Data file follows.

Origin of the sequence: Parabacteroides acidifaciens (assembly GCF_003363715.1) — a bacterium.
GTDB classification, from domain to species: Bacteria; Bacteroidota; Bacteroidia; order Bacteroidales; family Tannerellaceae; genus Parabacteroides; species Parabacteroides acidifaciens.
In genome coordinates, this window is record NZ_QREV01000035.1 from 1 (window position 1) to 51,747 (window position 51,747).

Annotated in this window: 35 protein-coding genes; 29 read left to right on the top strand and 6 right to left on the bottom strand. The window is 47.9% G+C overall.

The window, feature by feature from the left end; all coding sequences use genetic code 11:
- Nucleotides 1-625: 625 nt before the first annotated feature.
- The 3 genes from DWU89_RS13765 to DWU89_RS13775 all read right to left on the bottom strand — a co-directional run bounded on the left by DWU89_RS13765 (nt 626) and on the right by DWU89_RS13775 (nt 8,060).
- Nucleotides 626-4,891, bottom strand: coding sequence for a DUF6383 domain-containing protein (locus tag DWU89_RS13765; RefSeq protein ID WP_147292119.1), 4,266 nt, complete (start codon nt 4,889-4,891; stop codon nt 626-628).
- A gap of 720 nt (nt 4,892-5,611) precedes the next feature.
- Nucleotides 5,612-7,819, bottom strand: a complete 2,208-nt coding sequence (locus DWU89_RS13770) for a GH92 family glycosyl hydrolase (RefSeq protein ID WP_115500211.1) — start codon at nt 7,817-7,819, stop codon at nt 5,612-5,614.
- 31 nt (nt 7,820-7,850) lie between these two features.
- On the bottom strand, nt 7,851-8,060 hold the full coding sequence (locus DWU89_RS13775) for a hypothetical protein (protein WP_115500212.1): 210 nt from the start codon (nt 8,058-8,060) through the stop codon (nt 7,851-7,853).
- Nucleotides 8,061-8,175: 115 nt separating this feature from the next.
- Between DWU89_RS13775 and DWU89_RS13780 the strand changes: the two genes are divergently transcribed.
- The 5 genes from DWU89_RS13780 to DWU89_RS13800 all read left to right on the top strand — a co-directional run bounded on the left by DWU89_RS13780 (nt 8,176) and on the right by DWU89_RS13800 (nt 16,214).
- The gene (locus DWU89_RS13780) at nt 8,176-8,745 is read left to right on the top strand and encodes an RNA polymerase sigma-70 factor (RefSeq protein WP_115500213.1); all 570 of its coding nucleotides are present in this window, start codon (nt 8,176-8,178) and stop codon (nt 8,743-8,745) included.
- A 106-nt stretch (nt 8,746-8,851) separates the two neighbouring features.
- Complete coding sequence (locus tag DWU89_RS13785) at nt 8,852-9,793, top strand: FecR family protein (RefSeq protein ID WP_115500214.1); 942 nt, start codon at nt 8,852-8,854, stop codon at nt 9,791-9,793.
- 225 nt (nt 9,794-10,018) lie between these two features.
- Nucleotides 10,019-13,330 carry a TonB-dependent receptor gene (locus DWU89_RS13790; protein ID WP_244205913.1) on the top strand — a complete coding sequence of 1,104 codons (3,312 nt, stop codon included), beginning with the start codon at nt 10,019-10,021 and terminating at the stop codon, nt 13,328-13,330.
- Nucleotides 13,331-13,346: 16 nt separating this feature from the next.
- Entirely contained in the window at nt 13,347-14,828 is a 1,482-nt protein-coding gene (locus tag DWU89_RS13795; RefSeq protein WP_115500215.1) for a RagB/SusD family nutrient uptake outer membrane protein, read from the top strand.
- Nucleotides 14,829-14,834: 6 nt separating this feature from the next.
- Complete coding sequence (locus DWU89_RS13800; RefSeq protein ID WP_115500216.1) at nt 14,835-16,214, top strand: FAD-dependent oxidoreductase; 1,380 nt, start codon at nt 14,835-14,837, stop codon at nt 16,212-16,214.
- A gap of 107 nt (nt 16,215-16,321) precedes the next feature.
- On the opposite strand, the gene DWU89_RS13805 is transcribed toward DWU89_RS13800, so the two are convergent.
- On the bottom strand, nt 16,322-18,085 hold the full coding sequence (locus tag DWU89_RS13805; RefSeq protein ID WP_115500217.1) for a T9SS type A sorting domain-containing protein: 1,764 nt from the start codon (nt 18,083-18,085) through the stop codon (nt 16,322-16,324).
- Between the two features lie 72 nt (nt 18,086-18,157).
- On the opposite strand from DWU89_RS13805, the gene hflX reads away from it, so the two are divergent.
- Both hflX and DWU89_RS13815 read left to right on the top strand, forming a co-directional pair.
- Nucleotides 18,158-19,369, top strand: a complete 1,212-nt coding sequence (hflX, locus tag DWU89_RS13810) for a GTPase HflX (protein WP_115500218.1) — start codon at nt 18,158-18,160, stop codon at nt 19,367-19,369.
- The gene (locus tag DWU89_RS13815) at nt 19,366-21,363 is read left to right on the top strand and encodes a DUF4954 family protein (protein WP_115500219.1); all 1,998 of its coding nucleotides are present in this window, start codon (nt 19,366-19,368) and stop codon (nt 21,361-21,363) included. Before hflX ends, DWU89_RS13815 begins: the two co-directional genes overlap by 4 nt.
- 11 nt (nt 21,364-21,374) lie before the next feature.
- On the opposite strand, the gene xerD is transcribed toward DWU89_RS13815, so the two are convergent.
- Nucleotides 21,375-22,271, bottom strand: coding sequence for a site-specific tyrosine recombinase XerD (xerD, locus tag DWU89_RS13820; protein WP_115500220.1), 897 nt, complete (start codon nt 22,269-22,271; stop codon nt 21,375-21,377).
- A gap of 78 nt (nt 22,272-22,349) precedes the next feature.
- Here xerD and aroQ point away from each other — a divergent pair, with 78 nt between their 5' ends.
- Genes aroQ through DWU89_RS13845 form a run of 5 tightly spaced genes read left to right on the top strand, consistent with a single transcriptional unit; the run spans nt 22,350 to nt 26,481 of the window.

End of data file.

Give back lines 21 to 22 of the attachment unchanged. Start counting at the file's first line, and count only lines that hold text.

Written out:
- Nucleotides 13,331-13,346: 16 nt separating this feature from the next.
- Entirely contained in the window at nt 13,347-14,828 is a 1,482-nt protein-coding gene (locus tag DWU89_RS13795; RefSeq protein WP_115500215.1) for a RagB/SusD family nutrient uptake outer membrane protein, read from the top strand.